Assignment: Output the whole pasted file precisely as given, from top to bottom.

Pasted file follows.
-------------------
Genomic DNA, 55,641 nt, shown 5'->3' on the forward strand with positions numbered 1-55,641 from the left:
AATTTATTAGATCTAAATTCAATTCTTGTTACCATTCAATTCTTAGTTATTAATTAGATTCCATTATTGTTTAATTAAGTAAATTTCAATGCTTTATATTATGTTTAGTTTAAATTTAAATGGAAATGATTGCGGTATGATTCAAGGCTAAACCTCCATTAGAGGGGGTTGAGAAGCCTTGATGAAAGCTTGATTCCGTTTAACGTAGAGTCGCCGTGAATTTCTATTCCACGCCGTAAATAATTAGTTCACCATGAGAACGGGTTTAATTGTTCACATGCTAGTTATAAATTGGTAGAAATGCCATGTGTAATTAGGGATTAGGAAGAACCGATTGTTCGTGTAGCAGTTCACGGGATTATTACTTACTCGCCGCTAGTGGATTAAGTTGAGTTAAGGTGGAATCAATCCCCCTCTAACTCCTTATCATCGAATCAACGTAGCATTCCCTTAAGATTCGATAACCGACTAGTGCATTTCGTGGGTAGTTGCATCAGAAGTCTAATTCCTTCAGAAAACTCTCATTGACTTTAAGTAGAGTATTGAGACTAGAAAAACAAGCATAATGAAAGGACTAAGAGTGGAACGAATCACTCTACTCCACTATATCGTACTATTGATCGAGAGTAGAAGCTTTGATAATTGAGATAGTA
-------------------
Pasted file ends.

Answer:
Genomic DNA, 55,641 nt, shown 5'->3' on the forward strand with positions numbered 1-55,641 from the left:
AATTTATTAGATCTAAATTCAATTCTTGTTACCATTCAATTCTTAGTTATTAATTAGATTCCATTATTGTTTAATTAAGTAAATTTCAATGCTTTATATTATGTTTAGTTTAAATTTAAATGGAAATGATTGCGGTATGATTCAAGGCTAAACCTCCATTAGAGGGGGTTGAGAAGCCTTGATGAAAGCTTGATTCCGTTTAACGTAGAGTCGCCGTGAATTTCTATTCCACGCCGTAAATAATTAGTTCACCATGAGAACGGGTTTAATTGTTCACATGCTAGTTATAAATTGGTAGAAATGCCATGTGTAATTAGGGATTAGGAAGAACCGATTGTTCGTGTAGCAGTTCACGGGATTATTACTTACTCGCCGCTAGTGGATTAAGTTGAGTTAAGGTGGAATCAATCCCCCTCTAACTCCTTATCATCGAATCAACGTAGCATTCCCTTAAGATTCGATAACCGACTAGTGCATTTCGTGGGTAGTTGCATCAGAAGTCTAATTCCTTCAGAAAACTCTCATTGACTTTAAGTAGAGTATTGAGACTAGAAAAACAAGCATAATGAAAGGACTAAGAGTGGAACGAATCACTCTACTCCACTATATCGTACTATTGATCGAGAGTAGAAGCTTTGATAATTGAGATAGTA